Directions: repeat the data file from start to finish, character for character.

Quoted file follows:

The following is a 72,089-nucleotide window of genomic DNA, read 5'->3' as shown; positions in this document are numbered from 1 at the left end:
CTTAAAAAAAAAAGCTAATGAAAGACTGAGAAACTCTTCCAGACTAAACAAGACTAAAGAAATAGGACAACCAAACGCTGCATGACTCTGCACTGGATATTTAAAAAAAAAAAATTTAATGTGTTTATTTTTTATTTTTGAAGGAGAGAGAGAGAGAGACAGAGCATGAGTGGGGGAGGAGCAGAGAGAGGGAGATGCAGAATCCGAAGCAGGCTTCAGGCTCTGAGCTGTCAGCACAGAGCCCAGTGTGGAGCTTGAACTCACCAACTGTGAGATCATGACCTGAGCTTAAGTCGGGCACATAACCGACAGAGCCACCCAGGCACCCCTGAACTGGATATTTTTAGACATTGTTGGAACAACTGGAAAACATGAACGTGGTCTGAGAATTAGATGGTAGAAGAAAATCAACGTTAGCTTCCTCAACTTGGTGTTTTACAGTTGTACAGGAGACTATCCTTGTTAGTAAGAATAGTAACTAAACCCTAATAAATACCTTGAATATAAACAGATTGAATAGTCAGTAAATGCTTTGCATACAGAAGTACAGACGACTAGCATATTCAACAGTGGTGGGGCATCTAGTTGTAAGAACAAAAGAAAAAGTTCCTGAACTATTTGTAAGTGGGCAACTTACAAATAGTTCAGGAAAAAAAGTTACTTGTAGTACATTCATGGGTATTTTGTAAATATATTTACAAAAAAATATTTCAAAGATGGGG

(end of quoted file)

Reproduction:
The following is a 72,089-nucleotide window of genomic DNA, read 5'->3' as shown; positions in this document are numbered from 1 at the left end:
CTTAAAAAAAAAAGCTAATGAAAGACTGAGAAACTCTTCCAGACTAAACAAGACTAAAGAAATAGGACAACCAAACGCTGCATGACTCTGCACTGGATATTTAAAAAAAAAAAATTTAATGTGTTTATTTTTTATTTTTGAAGGAGAGAGAGAGAGAGACAGAGCATGAGTGGGGGAGGAGCAGAGAGAGGGAGATGCAGAATCCGAAGCAGGCTTCAGGCTCTGAGCTGTCAGCACAGAGCCCAGTGTGGAGCTTGAACTCACCAACTGTGAGATCATGACCTGAGCTTAAGTCGGGCACATAACCGACAGAGCCACCCAGGCACCCCTGAACTGGATATTTTTAGACATTGTTGGAACAACTGGAAAACATGAACGTGGTCTGAGAATTAGATGGTAGAAGAAAATCAACGTTAGCTTCCTCAACTTGGTGTTTTACAGTTGTACAGGAGACTATCCTTGTTAGTAAGAATAGTAACTAAACCCTAATAAATACCTTGAATATAAACAGATTGAATAGTCAGTAAATGCTTTGCATACAGAAGTACAGACGACTAGCATATTCAACAGTGGTGGGGCATCTAGTTGTAAGAACAAAAGAAAAAGTTCCTGAACTATTTGTAAGTGGGCAACTTACAAATAGTTCAGGAAAAAAAGTTACTTGTAGTACATTCATGGGTATTTTGTAAATATATTTACAAAAAAATATTTCAAAGATGGGG